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An Awfully Good Book

March 4, 2012 20 comments

An Awfully Big Adventure by Beryl Bainbridge. 1989 French title: Le Dernier amour du Capitaine Crochet (Out of print)

First thing, I wonder why the French publisher decided to give such a silly title to such a wonderful book. Of course, it is out of print! Who would like to buy a book entitled Captain Hook’s Last Love? A Disney fan looking for a spin-off of Peter Pan? Are there many such readers out there? To top it off, it relates to events that don’t happen until the last third of the book. But enough ranting, let’s talk about the novel.

The novel opens on an incomprehensible scene, a theatrical one, warning the reader that dramatic events just took place. Then the narration goes backward and starts telling the story.

Liverpool, early 1950s, Stella is 16. She lives with her Uncle Vernon and her Aunt Lily who run a small hotel, more a pension actually. Their clients are mostly tradesmen. Stella is a strange child, her schooling didn’t go well. She keeps to herself and often sounds off the mark. Uncle Vernon realised it was useless to force her into studying and called in a favor to have her hired at the local theatre. Stella took acting classes and she starts as an assistant. Meredith Potter and Rose Lipman run the theatre. It’s the beginning of the new season, other actors have been hired to set up a company. Except for Geoffrey, all were already actors before the war and some were even famous. All have issues, broken hearts, fears and some suffer from loneliness. They’re aging and seem a little ridiculous too.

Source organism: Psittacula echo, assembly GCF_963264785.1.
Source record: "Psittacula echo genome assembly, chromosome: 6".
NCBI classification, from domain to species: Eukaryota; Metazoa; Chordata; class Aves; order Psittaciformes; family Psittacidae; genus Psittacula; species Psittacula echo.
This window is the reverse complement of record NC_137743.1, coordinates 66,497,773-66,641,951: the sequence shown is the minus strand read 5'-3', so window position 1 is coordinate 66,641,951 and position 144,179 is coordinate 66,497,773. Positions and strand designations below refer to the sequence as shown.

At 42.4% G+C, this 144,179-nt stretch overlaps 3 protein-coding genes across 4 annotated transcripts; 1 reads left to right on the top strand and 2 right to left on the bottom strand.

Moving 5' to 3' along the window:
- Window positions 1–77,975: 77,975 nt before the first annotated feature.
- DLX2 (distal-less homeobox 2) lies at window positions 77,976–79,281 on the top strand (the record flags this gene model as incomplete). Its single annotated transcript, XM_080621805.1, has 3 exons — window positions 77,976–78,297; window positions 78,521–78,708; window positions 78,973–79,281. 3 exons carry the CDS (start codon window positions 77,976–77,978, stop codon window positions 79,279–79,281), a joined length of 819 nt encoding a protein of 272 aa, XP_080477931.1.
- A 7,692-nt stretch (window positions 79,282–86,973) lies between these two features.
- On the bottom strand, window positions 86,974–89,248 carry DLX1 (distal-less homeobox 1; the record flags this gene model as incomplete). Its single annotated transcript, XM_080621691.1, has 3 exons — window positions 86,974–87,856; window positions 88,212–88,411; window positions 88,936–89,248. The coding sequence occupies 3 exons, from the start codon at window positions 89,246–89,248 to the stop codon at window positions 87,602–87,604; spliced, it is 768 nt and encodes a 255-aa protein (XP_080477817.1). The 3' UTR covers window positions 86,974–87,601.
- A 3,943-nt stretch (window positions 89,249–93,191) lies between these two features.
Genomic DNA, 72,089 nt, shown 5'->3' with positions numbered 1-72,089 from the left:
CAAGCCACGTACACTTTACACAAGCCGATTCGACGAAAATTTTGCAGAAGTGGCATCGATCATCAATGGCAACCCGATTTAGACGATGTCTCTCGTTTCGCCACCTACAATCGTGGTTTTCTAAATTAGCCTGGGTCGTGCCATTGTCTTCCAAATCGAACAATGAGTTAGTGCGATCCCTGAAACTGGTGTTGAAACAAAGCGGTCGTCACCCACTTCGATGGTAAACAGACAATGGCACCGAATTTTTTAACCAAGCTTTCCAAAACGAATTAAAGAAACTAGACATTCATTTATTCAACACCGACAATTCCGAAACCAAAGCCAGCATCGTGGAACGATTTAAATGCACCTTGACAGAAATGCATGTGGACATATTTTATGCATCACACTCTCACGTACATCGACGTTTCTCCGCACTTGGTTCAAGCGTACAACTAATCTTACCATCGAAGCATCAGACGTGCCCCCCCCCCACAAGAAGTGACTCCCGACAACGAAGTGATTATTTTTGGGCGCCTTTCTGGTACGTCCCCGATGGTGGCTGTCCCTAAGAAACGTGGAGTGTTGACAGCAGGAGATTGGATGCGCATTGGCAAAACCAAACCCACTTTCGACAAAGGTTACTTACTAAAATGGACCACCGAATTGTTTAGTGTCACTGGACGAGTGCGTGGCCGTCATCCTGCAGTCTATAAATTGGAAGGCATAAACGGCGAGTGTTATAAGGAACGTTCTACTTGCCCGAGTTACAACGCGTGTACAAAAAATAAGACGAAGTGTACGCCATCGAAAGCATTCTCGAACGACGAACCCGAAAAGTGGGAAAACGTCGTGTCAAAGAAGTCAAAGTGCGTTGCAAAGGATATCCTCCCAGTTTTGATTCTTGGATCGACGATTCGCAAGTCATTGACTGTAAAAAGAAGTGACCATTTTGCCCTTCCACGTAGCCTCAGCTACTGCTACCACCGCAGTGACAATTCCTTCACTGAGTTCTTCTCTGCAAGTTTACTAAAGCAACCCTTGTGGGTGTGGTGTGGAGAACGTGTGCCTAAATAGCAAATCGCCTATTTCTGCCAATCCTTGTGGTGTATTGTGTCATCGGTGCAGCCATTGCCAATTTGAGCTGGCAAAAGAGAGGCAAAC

We follow Stella who doesn’t act as a “normal” girl of sixteen would. Beryl Bainbridge drops hints here and there and we slowly get the picture. The girl’s mother is missing but why? Sick? Selfish? Run-away? Remarried? Stella discovers another world, helps with costumes, runs errands for the actors, plays small parts, performs in the backstage during the shows. She observes a lot and she’s quite disconcerting because she either has a flat mind and misses the obvious or happens to have an incredible insight on people. We witness the rehearsals, the nights at the local pub where the company meets and Stella progressively unfolds their lives. She has a crush on Meredith who can’t return the feeling, actually.

Stella had believed herself in love with him. Now when he allowed her so much of her time, she realized that what she had felt before was but a poor shade of the real thing. The very mention of his name caused her to tremble, and in his company she had the curious sensation that her feet and her nose had enlarged out of proportion. When he spoke to her she could scarcely hear what he said for the thudding of her lovesick heart and the chattering of her teeth. Often he told her she ought to wear warmer clothing.

Beautiful description of teenage crush. She worships him as a god and of course, he can’t be wrong, he can’t be mean and he has to be perfect in everything.

It’s a coming of age novel. Some company members try to educate Stella as she’s terribly ignorant or candid or innocent, whichever way you choose to look at it. Here’s a reporter taking advantage of her, as it happens several times in the story: